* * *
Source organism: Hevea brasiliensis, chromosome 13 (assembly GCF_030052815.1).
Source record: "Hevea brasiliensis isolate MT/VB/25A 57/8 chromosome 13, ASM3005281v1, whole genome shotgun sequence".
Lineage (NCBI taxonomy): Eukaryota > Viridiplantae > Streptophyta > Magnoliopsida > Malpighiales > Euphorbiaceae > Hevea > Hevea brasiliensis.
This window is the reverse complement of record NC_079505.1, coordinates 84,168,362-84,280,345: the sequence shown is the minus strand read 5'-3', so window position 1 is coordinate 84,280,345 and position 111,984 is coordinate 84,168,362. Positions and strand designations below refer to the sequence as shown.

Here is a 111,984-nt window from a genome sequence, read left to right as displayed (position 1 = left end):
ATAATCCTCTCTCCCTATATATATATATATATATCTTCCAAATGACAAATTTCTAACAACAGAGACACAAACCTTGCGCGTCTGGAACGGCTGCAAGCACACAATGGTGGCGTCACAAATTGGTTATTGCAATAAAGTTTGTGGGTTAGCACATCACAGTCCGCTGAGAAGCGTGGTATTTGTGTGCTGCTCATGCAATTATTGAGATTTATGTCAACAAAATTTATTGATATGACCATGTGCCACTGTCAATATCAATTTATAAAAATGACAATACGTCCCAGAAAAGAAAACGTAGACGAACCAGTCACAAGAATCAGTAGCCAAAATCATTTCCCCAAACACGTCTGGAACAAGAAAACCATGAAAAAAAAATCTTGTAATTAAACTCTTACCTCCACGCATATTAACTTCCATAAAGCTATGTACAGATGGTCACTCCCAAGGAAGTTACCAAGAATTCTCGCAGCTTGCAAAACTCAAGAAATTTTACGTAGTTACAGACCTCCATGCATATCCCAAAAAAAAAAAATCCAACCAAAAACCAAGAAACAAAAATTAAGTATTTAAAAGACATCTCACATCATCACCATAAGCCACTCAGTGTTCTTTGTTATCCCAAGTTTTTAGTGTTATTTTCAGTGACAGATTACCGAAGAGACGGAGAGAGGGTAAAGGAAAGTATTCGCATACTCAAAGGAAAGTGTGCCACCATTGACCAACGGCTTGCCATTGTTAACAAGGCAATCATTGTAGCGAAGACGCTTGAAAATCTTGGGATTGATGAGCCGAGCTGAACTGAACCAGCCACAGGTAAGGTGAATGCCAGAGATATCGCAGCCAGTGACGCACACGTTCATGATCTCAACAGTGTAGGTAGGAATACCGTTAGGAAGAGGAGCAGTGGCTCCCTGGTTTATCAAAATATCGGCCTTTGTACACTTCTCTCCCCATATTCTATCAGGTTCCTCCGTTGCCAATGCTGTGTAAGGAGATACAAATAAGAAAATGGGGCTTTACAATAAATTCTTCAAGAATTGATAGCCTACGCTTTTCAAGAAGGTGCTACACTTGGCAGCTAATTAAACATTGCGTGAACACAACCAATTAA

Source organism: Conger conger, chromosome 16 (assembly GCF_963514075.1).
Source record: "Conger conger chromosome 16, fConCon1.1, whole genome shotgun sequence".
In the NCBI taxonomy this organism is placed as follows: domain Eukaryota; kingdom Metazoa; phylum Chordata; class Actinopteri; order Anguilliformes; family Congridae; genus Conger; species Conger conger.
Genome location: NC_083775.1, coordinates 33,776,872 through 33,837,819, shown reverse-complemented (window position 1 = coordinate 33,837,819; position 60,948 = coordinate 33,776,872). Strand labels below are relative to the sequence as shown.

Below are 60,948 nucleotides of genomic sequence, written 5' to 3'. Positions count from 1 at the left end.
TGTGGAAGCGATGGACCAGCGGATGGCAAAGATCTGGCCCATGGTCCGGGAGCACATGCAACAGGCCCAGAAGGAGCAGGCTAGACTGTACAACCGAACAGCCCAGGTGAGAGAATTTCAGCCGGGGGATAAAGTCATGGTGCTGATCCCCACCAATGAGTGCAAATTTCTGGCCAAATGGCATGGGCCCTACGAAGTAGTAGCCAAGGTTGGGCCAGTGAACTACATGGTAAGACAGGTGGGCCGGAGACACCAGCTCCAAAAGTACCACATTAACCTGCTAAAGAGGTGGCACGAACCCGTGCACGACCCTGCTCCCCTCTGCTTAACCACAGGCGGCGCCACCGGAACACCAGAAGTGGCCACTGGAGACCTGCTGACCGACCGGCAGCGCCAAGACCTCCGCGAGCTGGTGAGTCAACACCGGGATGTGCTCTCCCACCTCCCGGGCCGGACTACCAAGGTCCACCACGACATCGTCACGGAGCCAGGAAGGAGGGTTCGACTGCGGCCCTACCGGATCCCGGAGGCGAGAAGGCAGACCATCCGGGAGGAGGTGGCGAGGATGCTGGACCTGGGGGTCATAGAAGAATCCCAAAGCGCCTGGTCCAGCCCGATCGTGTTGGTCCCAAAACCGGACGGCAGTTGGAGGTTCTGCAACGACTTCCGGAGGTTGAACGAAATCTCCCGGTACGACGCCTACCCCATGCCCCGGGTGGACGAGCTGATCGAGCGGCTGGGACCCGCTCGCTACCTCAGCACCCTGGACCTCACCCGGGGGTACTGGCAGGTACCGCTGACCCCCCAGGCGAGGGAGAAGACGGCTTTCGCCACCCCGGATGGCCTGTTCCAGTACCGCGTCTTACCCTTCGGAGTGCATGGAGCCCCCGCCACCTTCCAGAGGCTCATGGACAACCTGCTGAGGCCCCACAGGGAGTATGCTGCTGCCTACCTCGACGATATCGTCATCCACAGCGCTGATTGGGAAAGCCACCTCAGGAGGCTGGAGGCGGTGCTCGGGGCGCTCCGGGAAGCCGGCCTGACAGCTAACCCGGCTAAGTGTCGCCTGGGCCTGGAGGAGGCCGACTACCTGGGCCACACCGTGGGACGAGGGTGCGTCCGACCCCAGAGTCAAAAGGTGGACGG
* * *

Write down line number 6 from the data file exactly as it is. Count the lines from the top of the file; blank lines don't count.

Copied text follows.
ATAATCCTCTCTCCCTATATATATATATATATATCTTCCAAATGACAAATTTCTAACAACAGAGACACAAACCTTGCGCGTCTGGAACGGCTGCAAGCACACAATGGTGGCGTCACAAATTGGTTATTGCAATAAAGTTTGTGGGTTAGCACATCACAGTCCGCTGAGAAGCGTGGTATTTGTGTGCTGCTCATGCAATTATTGAGATTTATGTCAACAAAATTTATTGATATGACCATGTGCCACTGTCAATATCAATTTATAAAAATGACAATACGTCCCAGAAAAGAAAACGTAGACGAACCAGTCACAAGAATCAGTAGCCAAAATCATTTCCCCAAACACGTCTGGAACAAGAAAACCATGAAAAAAAAATCTTGTAATTAAACTCTTACCTCCACGCATATTAACTTCCATAAAGCTATGTACAGATGGTCACTCCCAAGGAAGTTACCAAGAATTCTCGCAGCTTGCAAAACTCAAGAAATTTTACGTAGTTACAGACCTCCATGCATATCCCAAAAAAAAAAAATCCAACCAAAAACCAAGAAACAAAAATTAAGTATTTAAAAGACATCTCACATCATCACCATAAGCCACTCAGTGTTCTTTGTTATCCCAAGTTTTTAGTGTTATTTTCAGTGACAGATTACCGAAGAGACGGAGAGAGGGTAAAGGAAAGTATTCGCATACTCAAAGGAAAGTGTGCCACCATTGACCAACGGCTTGCCATTGTTAACAAGGCAATCATTGTAGCGAAGACGCTTGAAAATCTTGGGATTGATGAGCCGAGCTGAACTGAACCAGCCACAGGTAAGGTGAATGCCAGAGATATCGCAGCCAGTGACGCACACGTTCATGATCTCAACAGTGTAGGTAGGAATACCGTTAGGAAGAGGAGCAGTGGCTCCCTGGTTTATCAAAATATCGGCCTTTGTACACTTCTCTCCCCATATTCTATCAGGTTCCTCCGTTGCCAATGCTGTGTAAGGAGATACAAATAAGAAAATGGGGCTTTACAATAAATTCTTCAAGAATTGATAGCCTACGCTTTTCAAGAAGGTGCTACACTTGGCAGCTAATTAAACATTGCGTGAACACAACCAATTAA